OIL services giant Petrofac, which is a big employer in Scotland, has taken a $95 million (£72m) hit to profits as it counts the cost of its investment in a big North Sea development.
The company recorded the charges after selling out of the Greater Stella development 175 miles east of Aberdeen last year.
Petrofac took a stake in the Ithaca Energy-operated field in a sign of confidence in the prospects for the development, which it also worked on.
However, the company suffered reverses on Greater Stella that proved costly.
One of the biggest North Sea developments completed in recent years, Stella came onstream late following delays in the completion of work in Poland on the giant floating production facility supplied by Petrofac for use on the field. Petrofac subsequently found the ramp up in production of the field to planned levels was slower than expected.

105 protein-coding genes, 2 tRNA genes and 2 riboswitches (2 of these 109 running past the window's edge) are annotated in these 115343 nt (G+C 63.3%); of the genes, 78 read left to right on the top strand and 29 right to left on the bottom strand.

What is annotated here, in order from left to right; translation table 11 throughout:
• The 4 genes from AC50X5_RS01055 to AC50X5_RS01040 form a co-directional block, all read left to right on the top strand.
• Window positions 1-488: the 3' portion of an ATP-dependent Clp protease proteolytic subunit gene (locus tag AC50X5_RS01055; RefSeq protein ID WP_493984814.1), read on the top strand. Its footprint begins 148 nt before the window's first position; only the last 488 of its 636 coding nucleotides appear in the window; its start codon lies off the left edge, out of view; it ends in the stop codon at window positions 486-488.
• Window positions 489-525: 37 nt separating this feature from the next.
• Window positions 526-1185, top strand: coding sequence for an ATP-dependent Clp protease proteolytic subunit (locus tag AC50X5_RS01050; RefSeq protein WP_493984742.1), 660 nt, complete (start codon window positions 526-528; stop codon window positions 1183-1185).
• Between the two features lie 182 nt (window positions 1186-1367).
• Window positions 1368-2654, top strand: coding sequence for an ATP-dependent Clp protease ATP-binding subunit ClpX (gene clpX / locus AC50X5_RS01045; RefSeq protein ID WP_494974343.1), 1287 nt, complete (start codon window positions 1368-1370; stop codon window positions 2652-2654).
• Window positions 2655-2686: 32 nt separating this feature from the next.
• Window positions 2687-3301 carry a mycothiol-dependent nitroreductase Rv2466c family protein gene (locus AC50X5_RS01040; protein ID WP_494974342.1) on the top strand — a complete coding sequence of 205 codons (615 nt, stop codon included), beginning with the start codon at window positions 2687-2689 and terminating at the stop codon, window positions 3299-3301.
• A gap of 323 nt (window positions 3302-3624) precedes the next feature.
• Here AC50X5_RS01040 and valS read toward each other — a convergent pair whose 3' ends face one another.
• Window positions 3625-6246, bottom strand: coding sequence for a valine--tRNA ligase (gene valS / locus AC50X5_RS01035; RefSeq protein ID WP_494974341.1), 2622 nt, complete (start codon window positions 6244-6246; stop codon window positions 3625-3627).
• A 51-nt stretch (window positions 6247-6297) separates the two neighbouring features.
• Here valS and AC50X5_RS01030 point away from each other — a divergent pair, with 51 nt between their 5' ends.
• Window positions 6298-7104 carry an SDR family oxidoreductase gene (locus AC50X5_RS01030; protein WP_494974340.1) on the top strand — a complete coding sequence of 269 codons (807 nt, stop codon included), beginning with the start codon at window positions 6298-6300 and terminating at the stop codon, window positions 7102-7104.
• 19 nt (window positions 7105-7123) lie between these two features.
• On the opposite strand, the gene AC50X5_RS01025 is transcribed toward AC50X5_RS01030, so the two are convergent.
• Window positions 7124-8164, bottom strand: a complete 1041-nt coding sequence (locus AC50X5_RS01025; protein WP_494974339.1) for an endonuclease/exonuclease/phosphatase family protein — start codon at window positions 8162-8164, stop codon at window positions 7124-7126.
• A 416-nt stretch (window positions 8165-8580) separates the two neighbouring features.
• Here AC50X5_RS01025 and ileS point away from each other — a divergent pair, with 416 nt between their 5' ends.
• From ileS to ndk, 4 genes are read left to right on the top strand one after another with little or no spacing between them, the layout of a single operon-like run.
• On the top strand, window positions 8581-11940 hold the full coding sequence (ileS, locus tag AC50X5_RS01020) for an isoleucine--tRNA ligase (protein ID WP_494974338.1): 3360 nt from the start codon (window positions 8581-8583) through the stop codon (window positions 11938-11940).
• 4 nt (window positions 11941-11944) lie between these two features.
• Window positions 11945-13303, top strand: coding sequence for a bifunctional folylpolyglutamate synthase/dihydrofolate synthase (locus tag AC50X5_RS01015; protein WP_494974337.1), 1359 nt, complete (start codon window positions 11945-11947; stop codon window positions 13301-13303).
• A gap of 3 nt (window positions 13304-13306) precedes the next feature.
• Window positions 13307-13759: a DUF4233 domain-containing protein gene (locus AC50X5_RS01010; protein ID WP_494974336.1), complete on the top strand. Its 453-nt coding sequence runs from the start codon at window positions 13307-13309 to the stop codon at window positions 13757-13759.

The company reduced the valuation of its stake by around £65 million in 2017, partly to reflect the impact of the crude price plunge from 2014 on the development.
Announcing a two per cent fall in annual net profits to $353m yesterday, Petrofac said it booked an exceptional impairment charge of $79m in respect of Greater Stella last year.
The company recorded a $16m loss on the sale of its stakes in Greater Stella and the production facility to Israeli-owned Ithaca in August.
UK revenues totalled $575m last year, out of a group total of $5.8bn.
Chief executive Ayman Asfari said the group was well-positioned for 2019 with good revenue visibility and a busy tendering pipeline. It had $90m net cash at December 31.
Last month David Lufkin, the former global head of sales at Petrofac, pleaded guilty to offering corrupt payments in an attempt to secure contracts in Saudi Arabia and Iraq. The plea followed a Serious Fraud Office investigation. Petrofac reiterated yesterday that no charges had been brought against the firm or any other officers or employees.
Source: The Herald